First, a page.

1. SAFETY RULES
Like many sports, safe participation in paintball requires observance of proper safety procedure. When safety rules are followed, paintball is extremely safe, with an injury rate of only 0.2 injuries per 1,000 exposures. Injury rates for other common team sports are much higher, including 12 times as high for soccer (2.4 injuries per 1,000 exposures) and 7 times as high for baseball (1.4 injuries per 1,000 exposures). Put another way, a player who played paintball twice a week would expect to play for 50 years before sustaining an injury.
The most important rule in paintball is that all players must wear a protective goggle system (or "mask") at all times when they are playing or near other people who are playing. While paintballs will not cause permanent injury to most areas of the body, the eyes, and to a lesser extent the ears, are vulnerable to serious injury if hit by a paintball. Paintball masks are specifically designed for the sport, with the goggles being capable of withstanding a direct hit from a paintball travelling at 300 feet per second. A mask that protects the rest of the face and flaps that cover the ears are attached to the goggles. Most commercial paintball fields require players to wear a mask designed specifically for playing paintball. You can find a wide range of masks approved by the government for paintball play in the market. If you do not find the one you want contact a professional for help. Paintball players must never remove their goggles during a game or when other people are playing nearby. This rule is zealously enforced at all commercial fields, and players that violate this rule are given at most one warning before they are sent home. Most commercial fields have a well-defined area, usually separated from the field with a wall or netting, where it is safe to remove the goggles.If a player’s mask falls off during a game, he or she should immediately lie face down on the ground and cover his/her head. Any player who sees this should alert game officials and other players to stop the game until the player is able to replace their goggles.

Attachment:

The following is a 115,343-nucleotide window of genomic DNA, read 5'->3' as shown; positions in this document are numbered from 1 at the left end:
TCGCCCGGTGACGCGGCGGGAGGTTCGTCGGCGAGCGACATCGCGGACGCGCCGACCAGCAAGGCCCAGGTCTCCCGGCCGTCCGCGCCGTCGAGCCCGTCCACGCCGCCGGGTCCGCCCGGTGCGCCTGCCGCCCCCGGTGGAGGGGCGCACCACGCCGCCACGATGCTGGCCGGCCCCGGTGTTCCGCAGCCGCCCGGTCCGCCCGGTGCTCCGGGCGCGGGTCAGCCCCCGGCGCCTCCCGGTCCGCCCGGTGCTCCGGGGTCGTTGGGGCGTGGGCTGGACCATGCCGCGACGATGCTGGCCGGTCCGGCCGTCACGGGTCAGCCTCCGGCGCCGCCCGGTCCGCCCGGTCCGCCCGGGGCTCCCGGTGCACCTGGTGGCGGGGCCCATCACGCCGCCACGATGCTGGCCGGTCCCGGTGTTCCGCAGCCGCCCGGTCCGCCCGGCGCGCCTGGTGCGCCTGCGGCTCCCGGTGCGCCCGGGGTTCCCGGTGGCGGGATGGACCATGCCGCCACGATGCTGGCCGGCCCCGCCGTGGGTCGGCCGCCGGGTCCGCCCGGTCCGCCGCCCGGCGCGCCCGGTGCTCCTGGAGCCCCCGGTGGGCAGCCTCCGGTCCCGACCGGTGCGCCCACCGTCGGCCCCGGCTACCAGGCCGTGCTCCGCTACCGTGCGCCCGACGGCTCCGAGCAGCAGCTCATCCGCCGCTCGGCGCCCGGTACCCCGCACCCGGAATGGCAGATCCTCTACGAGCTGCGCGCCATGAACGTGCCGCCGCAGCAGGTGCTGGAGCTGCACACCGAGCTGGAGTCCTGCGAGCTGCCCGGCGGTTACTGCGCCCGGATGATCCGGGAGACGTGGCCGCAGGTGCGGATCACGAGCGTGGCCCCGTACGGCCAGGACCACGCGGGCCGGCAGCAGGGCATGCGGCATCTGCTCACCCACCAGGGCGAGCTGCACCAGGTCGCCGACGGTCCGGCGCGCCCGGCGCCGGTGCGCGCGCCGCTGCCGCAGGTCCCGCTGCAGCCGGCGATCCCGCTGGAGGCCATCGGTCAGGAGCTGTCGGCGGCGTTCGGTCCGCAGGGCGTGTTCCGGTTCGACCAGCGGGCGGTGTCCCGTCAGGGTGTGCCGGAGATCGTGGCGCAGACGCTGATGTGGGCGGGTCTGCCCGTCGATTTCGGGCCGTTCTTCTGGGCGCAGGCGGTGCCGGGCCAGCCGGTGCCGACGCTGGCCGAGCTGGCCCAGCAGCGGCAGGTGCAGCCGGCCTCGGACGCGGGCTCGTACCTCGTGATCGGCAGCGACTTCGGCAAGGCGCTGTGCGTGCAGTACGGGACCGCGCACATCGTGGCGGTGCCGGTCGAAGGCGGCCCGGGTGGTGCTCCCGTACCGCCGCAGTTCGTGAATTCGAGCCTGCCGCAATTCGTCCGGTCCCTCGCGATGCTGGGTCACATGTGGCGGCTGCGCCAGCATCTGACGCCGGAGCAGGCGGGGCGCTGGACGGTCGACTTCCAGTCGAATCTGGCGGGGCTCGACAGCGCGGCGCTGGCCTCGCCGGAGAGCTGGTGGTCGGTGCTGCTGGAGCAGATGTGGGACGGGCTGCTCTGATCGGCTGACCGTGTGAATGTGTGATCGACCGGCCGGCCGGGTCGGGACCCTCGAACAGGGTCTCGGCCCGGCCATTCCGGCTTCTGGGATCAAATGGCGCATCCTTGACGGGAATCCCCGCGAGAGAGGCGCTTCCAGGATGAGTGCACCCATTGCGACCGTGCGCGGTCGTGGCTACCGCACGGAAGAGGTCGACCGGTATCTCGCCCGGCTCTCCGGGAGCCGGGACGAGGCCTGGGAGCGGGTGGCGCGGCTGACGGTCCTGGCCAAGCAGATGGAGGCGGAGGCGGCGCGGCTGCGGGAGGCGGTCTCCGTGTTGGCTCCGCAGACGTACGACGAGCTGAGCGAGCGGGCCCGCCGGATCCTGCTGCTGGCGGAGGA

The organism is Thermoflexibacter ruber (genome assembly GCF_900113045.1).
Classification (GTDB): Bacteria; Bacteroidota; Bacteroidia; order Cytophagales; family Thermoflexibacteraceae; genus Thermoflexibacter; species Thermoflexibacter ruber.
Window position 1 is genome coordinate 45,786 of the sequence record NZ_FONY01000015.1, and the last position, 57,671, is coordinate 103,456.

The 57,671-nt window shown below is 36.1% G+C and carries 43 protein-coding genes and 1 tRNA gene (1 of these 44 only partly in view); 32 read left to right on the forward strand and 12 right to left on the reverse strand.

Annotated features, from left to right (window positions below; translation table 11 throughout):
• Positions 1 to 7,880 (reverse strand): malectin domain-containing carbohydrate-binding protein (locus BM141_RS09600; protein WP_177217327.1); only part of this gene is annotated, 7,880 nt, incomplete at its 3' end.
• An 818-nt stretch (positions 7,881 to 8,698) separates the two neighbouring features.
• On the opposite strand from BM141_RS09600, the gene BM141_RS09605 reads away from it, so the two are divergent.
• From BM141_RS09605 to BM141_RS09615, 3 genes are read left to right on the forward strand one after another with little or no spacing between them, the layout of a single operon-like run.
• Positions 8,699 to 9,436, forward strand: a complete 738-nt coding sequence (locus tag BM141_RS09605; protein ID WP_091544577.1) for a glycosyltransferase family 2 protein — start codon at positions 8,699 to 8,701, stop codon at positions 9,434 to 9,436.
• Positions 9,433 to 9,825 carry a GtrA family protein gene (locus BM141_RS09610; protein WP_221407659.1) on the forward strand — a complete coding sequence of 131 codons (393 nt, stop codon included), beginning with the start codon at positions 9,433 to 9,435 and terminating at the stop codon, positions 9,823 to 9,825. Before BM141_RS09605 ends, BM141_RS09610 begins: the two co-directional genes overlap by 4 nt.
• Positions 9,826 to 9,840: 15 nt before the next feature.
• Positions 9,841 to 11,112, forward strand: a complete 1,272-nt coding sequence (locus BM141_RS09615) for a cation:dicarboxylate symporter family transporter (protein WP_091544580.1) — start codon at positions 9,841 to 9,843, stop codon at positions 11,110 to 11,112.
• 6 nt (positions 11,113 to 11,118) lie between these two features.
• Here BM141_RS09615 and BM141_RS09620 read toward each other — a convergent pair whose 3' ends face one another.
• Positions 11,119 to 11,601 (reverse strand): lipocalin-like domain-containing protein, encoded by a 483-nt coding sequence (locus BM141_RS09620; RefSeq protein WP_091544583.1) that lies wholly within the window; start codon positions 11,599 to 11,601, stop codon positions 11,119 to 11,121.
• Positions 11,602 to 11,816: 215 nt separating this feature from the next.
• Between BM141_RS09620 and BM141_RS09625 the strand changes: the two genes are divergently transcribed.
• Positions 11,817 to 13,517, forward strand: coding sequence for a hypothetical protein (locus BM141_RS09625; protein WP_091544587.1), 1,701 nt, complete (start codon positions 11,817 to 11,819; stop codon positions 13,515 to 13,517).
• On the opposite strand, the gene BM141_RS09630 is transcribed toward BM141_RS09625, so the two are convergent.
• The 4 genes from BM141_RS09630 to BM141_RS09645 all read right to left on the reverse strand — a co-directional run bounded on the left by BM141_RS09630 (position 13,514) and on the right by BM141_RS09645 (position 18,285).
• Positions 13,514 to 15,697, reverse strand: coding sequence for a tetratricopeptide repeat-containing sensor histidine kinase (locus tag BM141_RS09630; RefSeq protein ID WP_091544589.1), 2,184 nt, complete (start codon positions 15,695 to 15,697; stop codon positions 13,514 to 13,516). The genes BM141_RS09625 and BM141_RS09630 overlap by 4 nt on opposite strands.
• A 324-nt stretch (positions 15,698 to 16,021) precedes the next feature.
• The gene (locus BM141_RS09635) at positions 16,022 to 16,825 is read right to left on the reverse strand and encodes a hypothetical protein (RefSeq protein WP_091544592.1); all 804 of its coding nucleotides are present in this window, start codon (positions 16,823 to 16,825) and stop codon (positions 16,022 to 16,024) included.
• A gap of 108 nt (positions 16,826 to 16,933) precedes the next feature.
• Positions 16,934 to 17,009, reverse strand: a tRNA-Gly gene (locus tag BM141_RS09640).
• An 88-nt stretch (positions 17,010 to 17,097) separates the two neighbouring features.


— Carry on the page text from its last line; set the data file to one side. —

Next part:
3. PAINTBALL VELOCITY
In addition to the mandatory use of masks, paintball markers must not fire paintballs that exceed a certain velocity. The industry standard maximum velocity is 300 feet per second (about 200 miles per hour). Paintballs traveling faster than 300 fps will leave large bruises and can potentially break the skin or even fingers. Many commercial paintball facilities mandate a lower velocity (usually 250 to 295 fps) in order to create an extra margin of safety. Lower velocities can still be painful at point blank range, and should be avoided when possible. Players sometimes wear thick jackets and gloves to cover any exposed skin.Paintball velocity is measured using a chronograph. Chronographs are standard equipment at commercial paintball facilities, but must be purchased if not playing at a commercial location. Players who play without first using a chronograph put themselves and other players at risk. Because changes in temperature, humidity and atmospheric pressure may affect a paintball's velocity, markers should be chronographed several times throughout the day. Paintball markers should also be chronographed after any adjustment or replacement of parts (e.g. the barrel) that might significantly change the marker's velocity.